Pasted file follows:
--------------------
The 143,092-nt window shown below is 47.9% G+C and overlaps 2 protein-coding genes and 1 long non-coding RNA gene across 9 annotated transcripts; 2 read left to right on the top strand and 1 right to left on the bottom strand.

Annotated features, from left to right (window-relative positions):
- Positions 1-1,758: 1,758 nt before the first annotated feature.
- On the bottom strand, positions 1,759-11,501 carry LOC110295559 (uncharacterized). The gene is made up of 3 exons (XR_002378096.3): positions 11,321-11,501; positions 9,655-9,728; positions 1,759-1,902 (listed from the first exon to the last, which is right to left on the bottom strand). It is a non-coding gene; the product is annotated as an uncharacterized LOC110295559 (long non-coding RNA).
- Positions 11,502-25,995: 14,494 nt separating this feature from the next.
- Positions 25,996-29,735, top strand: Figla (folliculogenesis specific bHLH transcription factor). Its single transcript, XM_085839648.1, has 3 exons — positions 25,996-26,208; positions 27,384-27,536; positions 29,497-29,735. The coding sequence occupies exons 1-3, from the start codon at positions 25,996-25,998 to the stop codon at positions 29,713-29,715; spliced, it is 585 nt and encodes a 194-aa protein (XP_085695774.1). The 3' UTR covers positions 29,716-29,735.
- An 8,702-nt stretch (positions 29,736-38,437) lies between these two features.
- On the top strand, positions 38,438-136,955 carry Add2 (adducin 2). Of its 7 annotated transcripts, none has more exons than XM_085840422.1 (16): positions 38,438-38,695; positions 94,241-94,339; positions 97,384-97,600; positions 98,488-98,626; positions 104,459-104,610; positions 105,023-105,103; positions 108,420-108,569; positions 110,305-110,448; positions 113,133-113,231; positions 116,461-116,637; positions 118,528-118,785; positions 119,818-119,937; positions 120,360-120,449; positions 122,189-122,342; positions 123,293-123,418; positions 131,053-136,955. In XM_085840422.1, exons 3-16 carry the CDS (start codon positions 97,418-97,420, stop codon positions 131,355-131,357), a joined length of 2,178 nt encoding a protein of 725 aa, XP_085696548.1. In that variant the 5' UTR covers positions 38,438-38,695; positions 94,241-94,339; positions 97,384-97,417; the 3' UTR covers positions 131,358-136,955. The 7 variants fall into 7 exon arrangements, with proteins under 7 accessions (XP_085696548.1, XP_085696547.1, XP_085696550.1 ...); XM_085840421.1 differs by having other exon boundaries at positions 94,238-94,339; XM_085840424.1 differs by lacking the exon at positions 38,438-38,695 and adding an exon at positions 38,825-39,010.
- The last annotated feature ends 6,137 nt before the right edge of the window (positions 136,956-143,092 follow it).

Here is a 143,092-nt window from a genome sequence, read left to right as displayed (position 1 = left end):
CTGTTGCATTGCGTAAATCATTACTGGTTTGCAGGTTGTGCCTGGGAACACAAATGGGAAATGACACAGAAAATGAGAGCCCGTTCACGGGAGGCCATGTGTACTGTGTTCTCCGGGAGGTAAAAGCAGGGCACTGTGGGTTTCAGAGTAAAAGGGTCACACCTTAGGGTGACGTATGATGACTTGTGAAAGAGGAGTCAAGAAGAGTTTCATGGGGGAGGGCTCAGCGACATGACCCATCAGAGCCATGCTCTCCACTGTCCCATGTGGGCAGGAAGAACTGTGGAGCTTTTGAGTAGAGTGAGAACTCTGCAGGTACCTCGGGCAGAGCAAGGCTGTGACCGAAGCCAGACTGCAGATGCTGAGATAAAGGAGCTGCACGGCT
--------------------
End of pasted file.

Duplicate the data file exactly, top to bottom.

The 143,092-nt window shown below is 47.9% G+C and overlaps 2 protein-coding genes and 1 long non-coding RNA gene across 9 annotated transcripts; 2 read left to right on the top strand and 1 right to left on the bottom strand.

Annotated features, from left to right (window-relative positions):
- Positions 1-1,758: 1,758 nt before the first annotated feature.
- On the bottom strand, positions 1,759-11,501 carry LOC110295559 (uncharacterized). The gene is made up of 3 exons (XR_002378096.3): positions 11,321-11,501; positions 9,655-9,728; positions 1,759-1,902 (listed from the first exon to the last, which is right to left on the bottom strand). It is a non-coding gene; the product is annotated as an uncharacterized LOC110295559 (long non-coding RNA).
- Positions 11,502-25,995: 14,494 nt separating this feature from the next.
- Positions 25,996-29,735, top strand: Figla (folliculogenesis specific bHLH transcription factor). Its single transcript, XM_085839648.1, has 3 exons — positions 25,996-26,208; positions 27,384-27,536; positions 29,497-29,735. The coding sequence occupies exons 1-3, from the start codon at positions 25,996-25,998 to the stop codon at positions 29,713-29,715; spliced, it is 585 nt and encodes a 194-aa protein (XP_085695774.1). The 3' UTR covers positions 29,716-29,735.
- An 8,702-nt stretch (positions 29,736-38,437) lies between these two features.
- On the top strand, positions 38,438-136,955 carry Add2 (adducin 2). Of its 7 annotated transcripts, none has more exons than XM_085840422.1 (16): positions 38,438-38,695; positions 94,241-94,339; positions 97,384-97,600; positions 98,488-98,626; positions 104,459-104,610; positions 105,023-105,103; positions 108,420-108,569; positions 110,305-110,448; positions 113,133-113,231; positions 116,461-116,637; positions 118,528-118,785; positions 119,818-119,937; positions 120,360-120,449; positions 122,189-122,342; positions 123,293-123,418; positions 131,053-136,955. In XM_085840422.1, exons 3-16 carry the CDS (start codon positions 97,418-97,420, stop codon positions 131,355-131,357), a joined length of 2,178 nt encoding a protein of 725 aa, XP_085696548.1. In that variant the 5' UTR covers positions 38,438-38,695; positions 94,241-94,339; positions 97,384-97,417; the 3' UTR covers positions 131,358-136,955. The 7 variants fall into 7 exon arrangements, with proteins under 7 accessions (XP_085696548.1, XP_085696547.1, XP_085696550.1 ...); XM_085840421.1 differs by having other exon boundaries at positions 94,238-94,339; XM_085840424.1 differs by lacking the exon at positions 38,438-38,695 and adding an exon at positions 38,825-39,010.
- The last annotated feature ends 6,137 nt before the right edge of the window (positions 136,956-143,092 follow it).

Here is a 143,092-nt window from a genome sequence, read left to right as displayed (position 1 = left end):
CTGTTGCATTGCGTAAATCATTACTGGTTTGCAGGTTGTGCCTGGGAACACAAATGGGAAATGACACAGAAAATGAGAGCCCGTTCACGGGAGGCCATGTGTACTGTGTTCTCCGGGAGGTAAAAGCAGGGCACTGTGGGTTTCAGAGTAAAAGGGTCACACCTTAGGGTGACGTATGATGACTTGTGAAAGAGGAGTCAAGAAGAGTTTCATGGGGGAGGGCTCAGCGACATGACCCATCAGAGCCATGCTCTCCACTGTCCCATGTGGGCAGGAAGAACTGTGGAGCTTTTGAGTAGAGTGAGAACTCTGCAGGTACCTCGGGCAGAGCAAGGCTGTGACCGAAGCCAGACTGCAGATGCTGAGATAAAGGAGCTGCACGGCT